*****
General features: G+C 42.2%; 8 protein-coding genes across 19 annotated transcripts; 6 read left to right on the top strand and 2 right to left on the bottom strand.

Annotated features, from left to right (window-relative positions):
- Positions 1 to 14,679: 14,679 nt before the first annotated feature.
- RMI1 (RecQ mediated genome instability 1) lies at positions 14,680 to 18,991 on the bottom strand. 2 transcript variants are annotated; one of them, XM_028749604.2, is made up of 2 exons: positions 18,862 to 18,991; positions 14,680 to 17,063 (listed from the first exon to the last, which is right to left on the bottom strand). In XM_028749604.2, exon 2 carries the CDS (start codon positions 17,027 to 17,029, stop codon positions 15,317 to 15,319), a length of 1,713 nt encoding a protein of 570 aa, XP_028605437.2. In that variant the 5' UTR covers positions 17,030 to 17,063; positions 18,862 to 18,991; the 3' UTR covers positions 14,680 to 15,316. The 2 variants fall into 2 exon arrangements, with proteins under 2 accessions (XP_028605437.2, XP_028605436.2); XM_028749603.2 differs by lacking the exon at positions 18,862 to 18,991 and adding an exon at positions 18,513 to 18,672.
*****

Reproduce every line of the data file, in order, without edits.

General features: G+C 42.2%; 8 protein-coding genes across 19 annotated transcripts; 6 read left to right on the top strand and 2 right to left on the bottom strand.

Annotated features, from left to right (window-relative positions):
- Positions 1 to 14,679: 14,679 nt before the first annotated feature.
- RMI1 (RecQ mediated genome instability 1) lies at positions 14,680 to 18,991 on the bottom strand. 2 transcript variants are annotated; one of them, XM_028749604.2, is made up of 2 exons: positions 18,862 to 18,991; positions 14,680 to 17,063 (listed from the first exon to the last, which is right to left on the bottom strand). In XM_028749604.2, exon 2 carries the CDS (start codon positions 17,027 to 17,029, stop codon positions 15,317 to 15,319), a length of 1,713 nt encoding a protein of 570 aa, XP_028605437.2. In that variant the 5' UTR covers positions 17,030 to 17,063; positions 18,862 to 18,991; the 3' UTR covers positions 14,680 to 15,316. The 2 variants fall into 2 exon arrangements, with proteins under 2 accessions (XP_028605437.2, XP_028605436.2); XM_028749603.2 differs by lacking the exon at positions 18,862 to 18,991 and adding an exon at positions 18,513 to 18,672.